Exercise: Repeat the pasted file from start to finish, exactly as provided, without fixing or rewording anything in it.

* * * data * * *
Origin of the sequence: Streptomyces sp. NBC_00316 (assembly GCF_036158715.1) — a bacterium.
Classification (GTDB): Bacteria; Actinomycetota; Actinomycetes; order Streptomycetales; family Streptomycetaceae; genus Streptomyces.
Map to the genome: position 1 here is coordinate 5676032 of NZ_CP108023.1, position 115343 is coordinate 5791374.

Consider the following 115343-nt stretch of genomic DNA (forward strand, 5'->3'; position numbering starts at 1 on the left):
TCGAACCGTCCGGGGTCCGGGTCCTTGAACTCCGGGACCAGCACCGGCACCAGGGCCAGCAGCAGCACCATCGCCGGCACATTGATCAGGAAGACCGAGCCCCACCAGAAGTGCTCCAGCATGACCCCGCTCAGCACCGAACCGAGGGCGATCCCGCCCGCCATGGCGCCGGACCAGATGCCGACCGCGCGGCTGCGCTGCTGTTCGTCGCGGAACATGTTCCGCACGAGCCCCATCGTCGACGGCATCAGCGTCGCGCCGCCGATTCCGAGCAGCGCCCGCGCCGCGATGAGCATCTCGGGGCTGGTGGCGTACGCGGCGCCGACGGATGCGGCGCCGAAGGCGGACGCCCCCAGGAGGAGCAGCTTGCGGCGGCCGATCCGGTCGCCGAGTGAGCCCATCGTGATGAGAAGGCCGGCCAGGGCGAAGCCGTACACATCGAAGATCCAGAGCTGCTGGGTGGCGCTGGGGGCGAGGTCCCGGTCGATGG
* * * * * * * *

Origin of the sequence: Streptomyces sp. NBC_00316 (assembly GCF_036158715.1) — a bacterium.
Classification (GTDB): Bacteria; Actinomycetota; Actinomycetes; order Streptomycetales; family Streptomycetaceae; genus Streptomyces.
Map to the genome: position 1 here is coordinate 5676032 of NZ_CP108023.1, position 115343 is coordinate 5791374.

Consider the following 115343-nt stretch of genomic DNA (forward strand, 5'->3'; position numbering starts at 1 on the left):
TCGAACCGTCCGGGGTCCGGGTCCTTGAACTCCGGGACCAGCACCGGCACCAGGGCCAGCAGCAGCACCATCGCCGGCACATTGATCAGGAAGACCGAGCCCCACCAGAAGTGCTCCAGCATGACCCCGCTCAGCACCGAACCGAGGGCGATCCCGCCCGCCATGGCGCCGGACCAGATGCCGACCGCGCGGCTGCGCTGCTGTTCGTCGCGGAACATGTTCCGCACGAGCCCCATCGTCGACGGCATCAGCGTCGCGCCGCCGATTCCGAGCAGCGCCCGCGCCGCGATGAGCATCTCGGGGCTGGTGGCGTACGCGGCGCCGACGGATGCGGCGCCGAAGGCGGACGCCCCCAGGAGGAGCAGCTTGCGGCGGCCGATCCGGTCGCCGAGTGAGCCCATCGTGATGAGAAGGCCGGCCAGGGCGAAGCCGTACACATCGAAGATCCAGAGCTGCTGGGTGGCGCTGGGGGCGAGGTCCCGGTCGATGG